Friday, January 23, 2015

Sprouted Wheat Levain

This is another vollkornbrot but in a whole new way (get it whole!... I crack my self up)! This is another brilliant formula from Richard Miscovich's new book, at it is my favorite so far and for so many reasons! First its made with sprouted flour, which is just a cool process and a cool idea! Second it is 100% whole grain, even the levain is fed with 100% whole wheat flour. Its heavy, yet light! Third it just takes so long to make, its a process and I am a bread baker because I am in love with the process.

Let us first begin with the sprouting of wheat berries. 

  1. Rinse any amount of grain in a colander, and place the grain into a container. And cover with plenty of water.
  2. Soak the grain for 36 hours, changing the water after six hours if you feel it is necessary (I did not)
  3. Rinse the berries and allow to to sit covered for 24 hours, rinsing every 12 hours (I let them sit in a flat layer on a sheet pan covered with slightly dampened bakers linen). 
  4. Rootlets will start to emerge after about 24 hours. 
  5. Once the shootlets are about the length of the grain or berry they are ready
  6. Place the sprouted berries in a dehydrator or on the lowest oven setting. (I used my oven and cycled my heat turning it on 170 degrees for ten minutes and turning the oven off for 5 hours and repeating as it was convenient for me.
  7. The last step is grinding the berries and allowing the flour to age. I aged my flour ten days, but you could also use the flour 'green' or just after grinding.
Here are two pictures the first is of the berries after the sprouted and the second is after the drying process As you can see they have lost some of their size and the shootlet itself is almost gone. I want to note that this grain took a long time to grind, I am thinking that it might have been better to let them dry a bit longer, or to use a dehydrator. It is on my bread wish list of things I would like to get for my future baking.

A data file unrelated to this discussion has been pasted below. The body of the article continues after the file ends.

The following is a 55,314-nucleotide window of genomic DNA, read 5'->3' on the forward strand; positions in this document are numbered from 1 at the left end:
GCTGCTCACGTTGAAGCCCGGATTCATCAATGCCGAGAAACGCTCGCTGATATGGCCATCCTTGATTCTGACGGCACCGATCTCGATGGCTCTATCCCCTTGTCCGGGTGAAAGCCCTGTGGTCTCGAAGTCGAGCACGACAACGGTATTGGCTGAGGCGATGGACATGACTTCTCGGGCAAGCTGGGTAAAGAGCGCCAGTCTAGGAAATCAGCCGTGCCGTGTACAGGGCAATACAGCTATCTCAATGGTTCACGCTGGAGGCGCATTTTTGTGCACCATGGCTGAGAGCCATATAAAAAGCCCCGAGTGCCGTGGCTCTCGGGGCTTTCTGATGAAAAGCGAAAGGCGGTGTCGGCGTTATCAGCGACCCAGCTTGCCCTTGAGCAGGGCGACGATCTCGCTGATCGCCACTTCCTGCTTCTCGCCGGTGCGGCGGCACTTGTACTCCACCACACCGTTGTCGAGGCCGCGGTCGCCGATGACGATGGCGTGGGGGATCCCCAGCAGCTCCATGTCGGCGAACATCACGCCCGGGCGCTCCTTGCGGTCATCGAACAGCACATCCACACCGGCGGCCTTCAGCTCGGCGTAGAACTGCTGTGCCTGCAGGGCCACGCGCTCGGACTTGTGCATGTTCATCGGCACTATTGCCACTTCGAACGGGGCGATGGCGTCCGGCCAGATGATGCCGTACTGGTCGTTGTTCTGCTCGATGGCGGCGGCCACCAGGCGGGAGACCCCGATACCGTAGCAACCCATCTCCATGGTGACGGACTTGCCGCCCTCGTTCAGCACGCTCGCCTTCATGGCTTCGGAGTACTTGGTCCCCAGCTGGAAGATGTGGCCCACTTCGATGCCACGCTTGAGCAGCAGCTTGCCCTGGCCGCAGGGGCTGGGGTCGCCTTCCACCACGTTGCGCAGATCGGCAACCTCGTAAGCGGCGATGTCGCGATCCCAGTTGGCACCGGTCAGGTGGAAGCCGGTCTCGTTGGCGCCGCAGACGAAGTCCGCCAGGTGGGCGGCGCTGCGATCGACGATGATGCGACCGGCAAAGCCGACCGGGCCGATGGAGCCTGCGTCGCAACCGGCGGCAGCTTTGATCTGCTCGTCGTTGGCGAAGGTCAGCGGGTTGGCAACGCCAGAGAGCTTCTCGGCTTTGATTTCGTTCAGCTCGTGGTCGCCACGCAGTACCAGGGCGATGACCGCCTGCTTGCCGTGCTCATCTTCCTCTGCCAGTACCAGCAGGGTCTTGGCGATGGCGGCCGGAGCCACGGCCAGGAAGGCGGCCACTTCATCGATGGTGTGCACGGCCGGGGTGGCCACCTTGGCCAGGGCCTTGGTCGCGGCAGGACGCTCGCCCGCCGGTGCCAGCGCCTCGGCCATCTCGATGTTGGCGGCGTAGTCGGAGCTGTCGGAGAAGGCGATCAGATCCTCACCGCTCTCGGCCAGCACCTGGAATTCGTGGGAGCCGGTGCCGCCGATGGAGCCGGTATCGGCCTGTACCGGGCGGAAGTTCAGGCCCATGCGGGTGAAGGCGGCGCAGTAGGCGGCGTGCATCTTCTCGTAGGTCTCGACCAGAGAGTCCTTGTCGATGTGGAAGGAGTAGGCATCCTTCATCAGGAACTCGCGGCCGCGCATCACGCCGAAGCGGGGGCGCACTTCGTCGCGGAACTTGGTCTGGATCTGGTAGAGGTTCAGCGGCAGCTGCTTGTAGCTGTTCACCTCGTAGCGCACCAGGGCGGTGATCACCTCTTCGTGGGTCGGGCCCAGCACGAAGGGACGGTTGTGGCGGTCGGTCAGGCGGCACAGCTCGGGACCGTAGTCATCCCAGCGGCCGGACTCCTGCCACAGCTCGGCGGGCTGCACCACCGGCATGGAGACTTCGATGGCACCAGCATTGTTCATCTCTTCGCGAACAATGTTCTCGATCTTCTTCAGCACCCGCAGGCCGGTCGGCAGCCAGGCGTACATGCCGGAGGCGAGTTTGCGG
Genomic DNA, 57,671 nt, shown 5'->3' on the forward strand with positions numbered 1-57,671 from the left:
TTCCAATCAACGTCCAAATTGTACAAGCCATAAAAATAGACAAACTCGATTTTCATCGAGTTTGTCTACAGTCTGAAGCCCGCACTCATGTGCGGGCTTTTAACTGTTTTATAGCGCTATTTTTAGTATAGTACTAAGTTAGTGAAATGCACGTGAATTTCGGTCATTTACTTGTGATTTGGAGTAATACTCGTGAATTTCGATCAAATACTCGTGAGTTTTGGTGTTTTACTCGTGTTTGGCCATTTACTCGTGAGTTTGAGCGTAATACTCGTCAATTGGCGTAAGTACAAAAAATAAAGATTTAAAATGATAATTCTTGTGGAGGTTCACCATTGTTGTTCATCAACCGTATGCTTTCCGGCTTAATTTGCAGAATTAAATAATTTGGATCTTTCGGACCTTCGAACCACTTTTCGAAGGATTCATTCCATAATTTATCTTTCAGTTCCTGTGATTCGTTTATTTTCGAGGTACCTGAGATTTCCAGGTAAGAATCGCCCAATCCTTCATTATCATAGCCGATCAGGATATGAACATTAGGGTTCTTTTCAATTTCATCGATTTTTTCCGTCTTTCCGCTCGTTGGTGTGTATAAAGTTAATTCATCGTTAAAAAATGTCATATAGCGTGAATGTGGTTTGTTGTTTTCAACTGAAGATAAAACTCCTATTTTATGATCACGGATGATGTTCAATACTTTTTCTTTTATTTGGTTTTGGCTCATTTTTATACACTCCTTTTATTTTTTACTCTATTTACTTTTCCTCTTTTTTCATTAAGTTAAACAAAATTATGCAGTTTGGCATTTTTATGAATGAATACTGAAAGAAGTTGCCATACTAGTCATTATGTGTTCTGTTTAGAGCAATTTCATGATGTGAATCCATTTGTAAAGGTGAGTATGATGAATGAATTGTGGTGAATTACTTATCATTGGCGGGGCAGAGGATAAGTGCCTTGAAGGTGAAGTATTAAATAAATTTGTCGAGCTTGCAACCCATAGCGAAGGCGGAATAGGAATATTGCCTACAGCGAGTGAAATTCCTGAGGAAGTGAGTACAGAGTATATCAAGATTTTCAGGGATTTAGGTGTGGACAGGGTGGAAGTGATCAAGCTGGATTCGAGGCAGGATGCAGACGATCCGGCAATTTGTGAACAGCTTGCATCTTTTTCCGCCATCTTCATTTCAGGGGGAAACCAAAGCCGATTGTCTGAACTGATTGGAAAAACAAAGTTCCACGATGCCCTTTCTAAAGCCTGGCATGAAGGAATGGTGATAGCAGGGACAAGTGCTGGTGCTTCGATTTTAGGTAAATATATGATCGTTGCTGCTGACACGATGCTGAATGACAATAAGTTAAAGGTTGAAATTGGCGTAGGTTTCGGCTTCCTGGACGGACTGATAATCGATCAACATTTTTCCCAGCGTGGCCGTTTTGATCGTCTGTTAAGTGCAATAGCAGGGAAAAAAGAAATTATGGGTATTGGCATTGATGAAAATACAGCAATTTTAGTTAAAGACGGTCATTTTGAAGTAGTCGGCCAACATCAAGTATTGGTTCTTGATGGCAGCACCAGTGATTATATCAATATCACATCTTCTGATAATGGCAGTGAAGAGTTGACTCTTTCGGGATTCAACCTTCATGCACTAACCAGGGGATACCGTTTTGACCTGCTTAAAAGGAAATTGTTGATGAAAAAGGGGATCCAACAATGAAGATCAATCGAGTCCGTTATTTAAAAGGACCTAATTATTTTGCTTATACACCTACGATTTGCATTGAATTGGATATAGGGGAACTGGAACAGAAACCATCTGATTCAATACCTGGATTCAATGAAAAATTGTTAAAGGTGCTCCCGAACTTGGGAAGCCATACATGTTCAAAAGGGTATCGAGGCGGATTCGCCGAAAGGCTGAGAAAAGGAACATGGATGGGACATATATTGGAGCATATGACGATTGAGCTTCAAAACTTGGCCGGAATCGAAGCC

When you smell the flour, it really does smell like sprouts, which I found to be weird. I was really questioning whether this would make a good bread, but don't you worry. The bread that this high maintenance flour makes is incredible! So good that I am contemplating making sprouted rye flour right now! 

The levain is 65% hydrated and yet it gets very fluffy. You get a pretty good idea of how light this build is by this picture. I found this impressive considering it was only 65% hydrated and most builds that are made with whole grain flour are quite heavy even at hydrations close to 100%. This build sits at room temperature for 8 hours and by that time it was more than ready.

As mentioned before, the final dough also is 100% whole grain although I must admit that I was 60g short of a happy meal in terms of my sprouted flour, so I added 60g of bread flour. Next time I am going to make much more berries. For the amount of time that goes into it, I mine as well get more yield. 

The final dough is 90% hydrated and of course contains no added yeast. There is a short 20- 30 minute autolyse and then the levain and salt are added and the dough mixes for 3 minutes on first speed and 2 minutes on second speed. With the occasional swipe down of the bowl with a rubber spatula. This is a very sticky dough due to the sprouted grain as well as the high hydration. This dough bulk ferments for two hours with three folds in 30 minute intervals. I did not quite stick to this perfectly as I fit a workout in during the bulk fermentation phase. 

The dough is then preshaped, allowed to rest for 20 minutes and shaped into boules and allowed to proof inside cane baskets for 90-120 minutes. After 100 minutes the dough was more than ready to begin the heated transformation into bread. 

I preheated my oven with my stone and my large cast iron skillet, which I added five ice cubes to right after loading the oven with the loaves. I have to be honest, the dough stuck to my baskets, I was a little skimpy on the dusting and paid the price, but considering the high hydration and my folly, the finished product looks great and tastes even better. THe sprouted grain and the natural malt that is produced really adds wonderful coloration to the loaves! I have not had a prouder dough moment in a long time! This bread is a winner! I think I am going to start adding sprouted grain to a number of my different breads. Especially some of my rye breads. I think this flour will take them to the next level. 

You have got to get your hands on this book and you have got to bake this bread! Thank You Misky for a another bread miracle! 

Bake On

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